Beauty and the Beast is a 1991 American animated musical romantic fantasy film produced by Walt Disney Feature Animation and released by Walt Disney Pictures. The 30th film in the Walt Disney Animated Classics series and the third in the Disney Renaissance period, it is based on the French fairy tale of the same name by Jeanne-Marie Leprince de Beaumont, who was also credited in the English version as well as in the French version, and ideas from the 1946 French film. Beauty and the Beast focuses on the relationship between the Beast (Robby Benson), a prince who is magically transformed into a monster as punishment for his arrogance, and Belle (Paige O'Hara), a beautiful young woman whom he imprisons in his castle. To become a prince again, Beast must win her love in return otherwise he remains a monster forever. The film also features the voices of Richard White, Jerry Orbach, David Ogden Stiers, and Angela Lansbury.
Walt Disney first attempted unsuccessfully to adapt Beauty and the Beast into an animated feature film during the 1930s and 1950s. Following the success of The Little Mermaid (1989), Disney decided to adapt the fairy tale, which Richard Purdum originally conceived as a non-musical. Disney chairman Jeffrey Katzenberg eventually discontinued the idea and ordered that the film be a musical similar to The Little Mermaid instead. Beauty and the Beast was directed by Gary Trousdale and Kirk Wise, with a screenplay by Linda Woolverton story first credited to Roger Allers. Lyricist Howard Ashman and composer Alan Menken wrote the film's songs. Ashman, who additionally served as an executive producer on the film, died of AIDS-related complications eight months before the film's release, and the film was dedicated to his memory.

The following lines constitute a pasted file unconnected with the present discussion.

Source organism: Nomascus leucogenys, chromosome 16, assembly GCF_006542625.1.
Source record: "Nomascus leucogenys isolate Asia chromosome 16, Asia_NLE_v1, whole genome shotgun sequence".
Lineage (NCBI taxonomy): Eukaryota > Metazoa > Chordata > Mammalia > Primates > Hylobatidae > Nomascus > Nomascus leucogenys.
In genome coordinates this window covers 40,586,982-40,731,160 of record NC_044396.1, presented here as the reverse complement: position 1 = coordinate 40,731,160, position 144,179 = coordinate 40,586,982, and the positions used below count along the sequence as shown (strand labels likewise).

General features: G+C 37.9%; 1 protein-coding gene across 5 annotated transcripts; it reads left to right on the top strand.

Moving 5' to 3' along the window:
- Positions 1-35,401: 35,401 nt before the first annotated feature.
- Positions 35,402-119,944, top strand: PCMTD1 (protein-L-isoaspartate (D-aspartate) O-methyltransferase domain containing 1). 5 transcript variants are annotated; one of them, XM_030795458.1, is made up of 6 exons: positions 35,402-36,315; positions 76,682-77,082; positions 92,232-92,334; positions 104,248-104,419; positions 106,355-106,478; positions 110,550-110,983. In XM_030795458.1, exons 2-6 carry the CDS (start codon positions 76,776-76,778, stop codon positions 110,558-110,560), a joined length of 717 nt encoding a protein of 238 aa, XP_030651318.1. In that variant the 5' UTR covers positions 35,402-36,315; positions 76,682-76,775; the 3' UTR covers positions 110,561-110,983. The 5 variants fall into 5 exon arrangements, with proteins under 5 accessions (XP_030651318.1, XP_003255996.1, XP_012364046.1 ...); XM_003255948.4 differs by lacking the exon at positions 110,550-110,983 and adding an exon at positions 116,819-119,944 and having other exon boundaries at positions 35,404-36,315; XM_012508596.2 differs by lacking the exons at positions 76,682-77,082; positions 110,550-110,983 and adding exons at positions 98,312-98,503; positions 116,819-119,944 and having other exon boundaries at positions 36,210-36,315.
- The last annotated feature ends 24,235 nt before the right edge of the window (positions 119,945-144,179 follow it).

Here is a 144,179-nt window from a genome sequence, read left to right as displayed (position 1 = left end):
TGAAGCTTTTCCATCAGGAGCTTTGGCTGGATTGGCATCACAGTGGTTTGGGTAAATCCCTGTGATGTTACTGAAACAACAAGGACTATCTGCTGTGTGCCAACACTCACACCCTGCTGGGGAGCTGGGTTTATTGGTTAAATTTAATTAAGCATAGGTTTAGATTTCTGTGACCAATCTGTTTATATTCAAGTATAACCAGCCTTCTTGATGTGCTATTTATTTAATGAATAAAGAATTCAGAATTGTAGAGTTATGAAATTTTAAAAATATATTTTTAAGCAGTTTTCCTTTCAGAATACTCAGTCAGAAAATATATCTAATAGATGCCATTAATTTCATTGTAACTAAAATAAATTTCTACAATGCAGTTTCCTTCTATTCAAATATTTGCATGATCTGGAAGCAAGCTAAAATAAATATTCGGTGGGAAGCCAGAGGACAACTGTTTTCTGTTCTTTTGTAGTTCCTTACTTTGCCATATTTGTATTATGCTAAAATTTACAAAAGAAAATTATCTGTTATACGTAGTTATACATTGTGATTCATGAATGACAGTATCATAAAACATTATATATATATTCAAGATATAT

Beauty and the Beast premiered as an unfinished film at the New York Film Festival on September 29, 1991, followed by its theatrical release as a completed film at the El Capitan Theatre on November 22. The film was a box office success, grossing $425 million worldwide. Beauty and the Beast received positive reviews; it won the Golden Globe Award for Best Motion Picture – Musical or Comedy and became the first animated film to be nominated for the Academy Award for Best Picture. It won the Academy Award for Best Original Score and Best Original Song for its title song. In 2002, Beauty and the Beast was selected for preservation in the National Film Registry by the Library of Congress for being "culturally, historically, or aesthetically significant".
In April 1994, Beauty and the Beast became Disney's first animated film to be adapted into a Broadway musical. The success of the film spawned two direct-to-video follow-ups: Beauty and the Beast: The Enchanted Christmas (1997) and Beauty and the Beast: Belle's Magical World (1998). This was followed by a spin-off television series, Sing Me a Story with Belle. An IMAX version was released in 2002 that included "Human Again", a new five-minute musical sequence. After the success of the 3-D re-release of The Lion King, the film was reissued in 3-D in 2012. In 2014, it was announced that a live action remake was in the works.